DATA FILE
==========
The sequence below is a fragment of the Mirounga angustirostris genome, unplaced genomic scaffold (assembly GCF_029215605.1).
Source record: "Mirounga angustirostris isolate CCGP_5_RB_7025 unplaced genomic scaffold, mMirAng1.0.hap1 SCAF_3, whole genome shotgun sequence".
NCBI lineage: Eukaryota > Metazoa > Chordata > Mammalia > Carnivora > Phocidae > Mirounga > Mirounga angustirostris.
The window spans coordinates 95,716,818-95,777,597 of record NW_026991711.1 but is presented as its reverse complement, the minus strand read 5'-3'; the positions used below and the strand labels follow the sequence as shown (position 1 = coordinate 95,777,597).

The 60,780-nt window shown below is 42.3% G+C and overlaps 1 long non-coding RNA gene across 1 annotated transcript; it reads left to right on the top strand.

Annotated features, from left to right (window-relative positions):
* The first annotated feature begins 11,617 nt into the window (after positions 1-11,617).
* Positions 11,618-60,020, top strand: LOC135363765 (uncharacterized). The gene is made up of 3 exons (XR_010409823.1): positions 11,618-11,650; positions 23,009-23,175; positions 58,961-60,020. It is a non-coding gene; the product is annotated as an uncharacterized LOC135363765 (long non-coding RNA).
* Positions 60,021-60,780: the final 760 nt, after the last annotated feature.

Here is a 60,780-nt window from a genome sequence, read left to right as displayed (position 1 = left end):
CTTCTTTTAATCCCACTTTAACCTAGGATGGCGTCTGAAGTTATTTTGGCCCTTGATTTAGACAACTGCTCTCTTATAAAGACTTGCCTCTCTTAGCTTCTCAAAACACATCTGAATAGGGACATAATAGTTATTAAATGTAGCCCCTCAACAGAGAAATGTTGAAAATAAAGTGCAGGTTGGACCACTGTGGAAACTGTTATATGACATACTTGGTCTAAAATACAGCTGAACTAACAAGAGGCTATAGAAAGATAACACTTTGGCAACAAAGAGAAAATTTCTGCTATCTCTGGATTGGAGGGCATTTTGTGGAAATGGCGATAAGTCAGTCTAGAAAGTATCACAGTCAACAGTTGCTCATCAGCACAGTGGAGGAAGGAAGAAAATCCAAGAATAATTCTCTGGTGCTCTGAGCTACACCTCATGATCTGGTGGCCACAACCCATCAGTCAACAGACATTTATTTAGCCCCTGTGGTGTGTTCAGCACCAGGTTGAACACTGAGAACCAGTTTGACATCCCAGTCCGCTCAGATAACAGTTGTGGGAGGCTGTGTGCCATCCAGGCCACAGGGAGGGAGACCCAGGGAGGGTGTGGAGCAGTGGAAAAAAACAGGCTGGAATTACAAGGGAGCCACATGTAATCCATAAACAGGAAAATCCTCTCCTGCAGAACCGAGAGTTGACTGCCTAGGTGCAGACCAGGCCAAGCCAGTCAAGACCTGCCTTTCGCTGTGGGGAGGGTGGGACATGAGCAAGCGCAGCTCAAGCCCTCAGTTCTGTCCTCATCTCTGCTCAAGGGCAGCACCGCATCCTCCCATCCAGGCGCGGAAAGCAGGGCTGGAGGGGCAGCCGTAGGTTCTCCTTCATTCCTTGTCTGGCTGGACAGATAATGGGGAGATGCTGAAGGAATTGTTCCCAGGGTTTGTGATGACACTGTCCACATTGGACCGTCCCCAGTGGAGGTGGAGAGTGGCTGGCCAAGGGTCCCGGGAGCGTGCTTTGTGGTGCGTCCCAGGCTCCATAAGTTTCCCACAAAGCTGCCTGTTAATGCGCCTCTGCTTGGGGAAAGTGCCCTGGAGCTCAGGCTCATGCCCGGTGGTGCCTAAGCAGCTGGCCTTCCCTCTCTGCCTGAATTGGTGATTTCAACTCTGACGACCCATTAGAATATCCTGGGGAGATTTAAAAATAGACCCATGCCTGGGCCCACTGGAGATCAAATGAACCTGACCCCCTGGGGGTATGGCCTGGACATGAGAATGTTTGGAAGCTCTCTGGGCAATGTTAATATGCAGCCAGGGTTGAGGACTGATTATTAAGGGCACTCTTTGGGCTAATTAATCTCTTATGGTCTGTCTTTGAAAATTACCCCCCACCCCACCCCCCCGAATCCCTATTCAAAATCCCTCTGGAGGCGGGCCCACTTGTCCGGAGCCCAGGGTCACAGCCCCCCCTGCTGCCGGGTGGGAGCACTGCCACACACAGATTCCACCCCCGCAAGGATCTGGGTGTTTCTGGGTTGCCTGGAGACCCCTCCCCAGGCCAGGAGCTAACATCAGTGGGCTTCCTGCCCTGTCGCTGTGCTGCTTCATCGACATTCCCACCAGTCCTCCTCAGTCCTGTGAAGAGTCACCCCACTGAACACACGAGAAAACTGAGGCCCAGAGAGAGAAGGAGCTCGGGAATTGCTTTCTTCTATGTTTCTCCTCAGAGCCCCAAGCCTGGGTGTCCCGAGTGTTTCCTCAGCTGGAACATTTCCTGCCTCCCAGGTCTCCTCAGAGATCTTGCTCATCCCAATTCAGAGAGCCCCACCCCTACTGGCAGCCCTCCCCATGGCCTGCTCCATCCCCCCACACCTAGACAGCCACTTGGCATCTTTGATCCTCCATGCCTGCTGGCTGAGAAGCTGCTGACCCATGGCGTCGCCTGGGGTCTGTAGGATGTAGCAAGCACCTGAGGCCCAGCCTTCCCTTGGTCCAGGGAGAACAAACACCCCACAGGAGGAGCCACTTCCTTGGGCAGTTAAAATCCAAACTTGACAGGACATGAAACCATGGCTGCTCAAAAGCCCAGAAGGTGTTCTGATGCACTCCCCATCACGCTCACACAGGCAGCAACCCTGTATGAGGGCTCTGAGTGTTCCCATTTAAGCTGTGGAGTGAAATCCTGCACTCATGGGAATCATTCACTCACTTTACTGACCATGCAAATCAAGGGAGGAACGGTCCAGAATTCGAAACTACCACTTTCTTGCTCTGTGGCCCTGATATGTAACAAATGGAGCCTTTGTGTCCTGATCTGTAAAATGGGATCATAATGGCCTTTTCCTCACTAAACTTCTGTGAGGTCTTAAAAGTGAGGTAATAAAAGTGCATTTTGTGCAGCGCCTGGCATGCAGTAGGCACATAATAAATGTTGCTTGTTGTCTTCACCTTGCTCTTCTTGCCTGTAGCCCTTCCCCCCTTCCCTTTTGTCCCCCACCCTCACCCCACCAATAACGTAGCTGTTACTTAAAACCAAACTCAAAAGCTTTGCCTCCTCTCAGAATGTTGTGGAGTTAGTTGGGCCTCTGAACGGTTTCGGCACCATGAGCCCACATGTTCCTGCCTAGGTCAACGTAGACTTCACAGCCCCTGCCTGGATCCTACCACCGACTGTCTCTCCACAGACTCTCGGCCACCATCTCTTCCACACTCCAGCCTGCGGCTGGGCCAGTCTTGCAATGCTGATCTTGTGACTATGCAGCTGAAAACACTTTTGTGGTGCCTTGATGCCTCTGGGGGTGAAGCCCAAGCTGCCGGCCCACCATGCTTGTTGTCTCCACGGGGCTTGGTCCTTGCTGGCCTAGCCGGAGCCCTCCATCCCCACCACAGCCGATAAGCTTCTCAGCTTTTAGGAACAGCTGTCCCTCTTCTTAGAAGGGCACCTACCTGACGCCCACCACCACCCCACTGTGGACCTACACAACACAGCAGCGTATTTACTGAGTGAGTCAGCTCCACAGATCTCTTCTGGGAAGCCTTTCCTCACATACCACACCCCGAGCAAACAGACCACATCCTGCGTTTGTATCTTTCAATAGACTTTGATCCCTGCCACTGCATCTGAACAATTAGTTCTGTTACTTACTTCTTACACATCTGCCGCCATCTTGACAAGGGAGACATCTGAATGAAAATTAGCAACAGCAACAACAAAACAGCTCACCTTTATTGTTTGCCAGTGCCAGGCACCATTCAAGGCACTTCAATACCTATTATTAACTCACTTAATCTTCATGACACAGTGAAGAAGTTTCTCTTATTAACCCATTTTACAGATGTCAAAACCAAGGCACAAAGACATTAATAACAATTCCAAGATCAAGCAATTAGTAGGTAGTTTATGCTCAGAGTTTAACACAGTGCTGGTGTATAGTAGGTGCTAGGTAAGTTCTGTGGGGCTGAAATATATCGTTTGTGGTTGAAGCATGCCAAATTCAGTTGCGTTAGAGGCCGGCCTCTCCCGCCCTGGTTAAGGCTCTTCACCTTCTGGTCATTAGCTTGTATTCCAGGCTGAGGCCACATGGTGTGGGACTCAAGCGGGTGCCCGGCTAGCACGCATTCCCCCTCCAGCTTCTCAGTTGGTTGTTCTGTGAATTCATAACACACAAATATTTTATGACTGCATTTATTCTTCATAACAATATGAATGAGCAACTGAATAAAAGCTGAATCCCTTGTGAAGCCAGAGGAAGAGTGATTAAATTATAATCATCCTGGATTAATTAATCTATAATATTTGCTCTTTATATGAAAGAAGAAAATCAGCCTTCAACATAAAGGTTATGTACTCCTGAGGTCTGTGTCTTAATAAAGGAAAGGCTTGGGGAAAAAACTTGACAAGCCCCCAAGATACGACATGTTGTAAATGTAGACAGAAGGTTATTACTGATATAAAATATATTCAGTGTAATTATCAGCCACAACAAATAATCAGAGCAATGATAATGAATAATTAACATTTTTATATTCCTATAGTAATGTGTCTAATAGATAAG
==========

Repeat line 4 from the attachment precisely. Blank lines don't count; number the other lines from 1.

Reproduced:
The window spans coordinates 95,716,818-95,777,597 of record NW_026991711.1 but is presented as its reverse complement, the minus strand read 5'-3'; the positions used below and the strand labels follow the sequence as shown (position 1 = coordinate 95,777,597).